7Players collaboratively perform Cosmovisión with the objectives of establishing respectful/reciprocal relationships, intentional/thoughtful/deep listening, co-determined meaning, shared knowledge, group consensus, and syncretized worldviews. The goal for achieving these objectives is to accomplish sonority, or a joint achievement of sound that is determined by the instrument’s protocols for syncretizing the worldviews represented by a given diverse group of performers.
8How did Western civilization end up with institutions—representing billions of dollars of leveraged capital and resources—that collectively stage something as unnatural as objectified silence as if it were the bedrock of civilization? There have always been technologies available for generating sound.
9Cosmovisión is a complex metaphorical system through which Postcommodity intends to make clear the importance of dialogue and our hemispherical relationships to each other.
10Postcommodity needs the increasing support of art institutions and publics to achieve its art. The collective leads with works of art and discourses that help determine this current period of art history. It is committed to building upon its legacy of social and political engagement cemented by work like Repellent Fence/Valla Repelente. But to leverage the productive power of generative and socially engaged concepts like Cosmovisión, Postcommodity requires, now more than ever, even greater levels of support than it has encountered in the past. It is Postcommodity’s time to use Cosmovisión to take up the mantle that mestizo artist Juan Downey left behind for us all to interrogate, complicate, decenter, extend, and imagine about the Americas. The collective will follow his lead with its innovations and needs your support. All that remains to be determined is whether Postcommodity will be championed in the ways its white counterparts have throughout history and in contemporary times. It also remains to be seen whether the art world will continue to privilege the individual, siloes, and myths of the genius, or if it will eventually recognize the vocational achievement of sustained collective collaboration and the productive achievements of those who embody the ontologies required for such success. We argue that our perspective and the practices we model in art will undoubtedly be required for community organizing and human survival during the unprecedented challenges that are now upon us. We must educate ourselves in good faith about each other, and learn how to listen and speak to one another constructively.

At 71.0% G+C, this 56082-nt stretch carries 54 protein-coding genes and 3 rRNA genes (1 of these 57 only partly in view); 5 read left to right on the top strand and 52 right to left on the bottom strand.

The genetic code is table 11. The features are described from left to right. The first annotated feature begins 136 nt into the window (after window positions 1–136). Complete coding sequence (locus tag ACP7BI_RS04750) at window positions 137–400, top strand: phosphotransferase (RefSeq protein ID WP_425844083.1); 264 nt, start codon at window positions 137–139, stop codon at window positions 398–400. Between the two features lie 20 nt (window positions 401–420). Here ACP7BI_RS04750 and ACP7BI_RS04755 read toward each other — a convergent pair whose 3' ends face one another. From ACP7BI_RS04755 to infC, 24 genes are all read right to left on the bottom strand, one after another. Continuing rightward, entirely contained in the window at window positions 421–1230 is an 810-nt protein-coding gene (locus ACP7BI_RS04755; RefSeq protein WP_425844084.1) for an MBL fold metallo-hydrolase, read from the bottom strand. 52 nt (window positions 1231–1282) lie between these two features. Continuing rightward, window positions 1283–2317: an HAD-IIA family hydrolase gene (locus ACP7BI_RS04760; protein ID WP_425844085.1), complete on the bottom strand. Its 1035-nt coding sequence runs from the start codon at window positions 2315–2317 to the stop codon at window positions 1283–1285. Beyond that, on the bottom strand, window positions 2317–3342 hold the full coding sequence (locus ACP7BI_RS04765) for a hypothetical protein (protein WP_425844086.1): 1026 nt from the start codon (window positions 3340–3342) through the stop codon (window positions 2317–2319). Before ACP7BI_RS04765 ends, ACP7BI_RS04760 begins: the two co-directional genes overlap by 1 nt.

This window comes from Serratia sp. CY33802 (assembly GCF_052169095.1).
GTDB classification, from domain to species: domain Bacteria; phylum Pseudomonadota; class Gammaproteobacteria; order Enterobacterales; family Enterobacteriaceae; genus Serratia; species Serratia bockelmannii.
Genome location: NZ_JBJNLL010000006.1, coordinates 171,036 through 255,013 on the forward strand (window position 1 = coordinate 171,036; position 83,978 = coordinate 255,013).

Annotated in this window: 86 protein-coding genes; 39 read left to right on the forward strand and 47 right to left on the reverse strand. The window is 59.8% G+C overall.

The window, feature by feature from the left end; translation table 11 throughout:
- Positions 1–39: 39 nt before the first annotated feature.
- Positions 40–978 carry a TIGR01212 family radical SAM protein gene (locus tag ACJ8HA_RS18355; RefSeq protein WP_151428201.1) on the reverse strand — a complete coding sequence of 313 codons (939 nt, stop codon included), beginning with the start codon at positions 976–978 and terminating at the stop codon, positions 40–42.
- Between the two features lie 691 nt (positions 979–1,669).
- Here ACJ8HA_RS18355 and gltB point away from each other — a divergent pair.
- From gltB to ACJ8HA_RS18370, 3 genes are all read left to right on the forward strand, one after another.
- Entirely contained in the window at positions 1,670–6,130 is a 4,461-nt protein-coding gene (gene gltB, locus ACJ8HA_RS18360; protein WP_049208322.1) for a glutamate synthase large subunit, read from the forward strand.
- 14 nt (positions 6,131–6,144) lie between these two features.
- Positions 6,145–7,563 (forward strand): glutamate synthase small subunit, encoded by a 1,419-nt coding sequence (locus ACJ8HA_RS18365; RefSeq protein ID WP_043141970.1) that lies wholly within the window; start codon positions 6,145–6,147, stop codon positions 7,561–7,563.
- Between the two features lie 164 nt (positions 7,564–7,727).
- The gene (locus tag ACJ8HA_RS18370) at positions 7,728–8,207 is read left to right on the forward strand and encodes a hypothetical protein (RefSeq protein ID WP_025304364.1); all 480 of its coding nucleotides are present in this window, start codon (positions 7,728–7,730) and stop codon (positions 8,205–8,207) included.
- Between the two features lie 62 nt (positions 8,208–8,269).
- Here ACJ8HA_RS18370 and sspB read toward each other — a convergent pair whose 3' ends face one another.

This essay is part of CREATIVE FUTURES, a series of provocations by thinkers across the arts, documentary, and journalism on how to reimagine their sectors.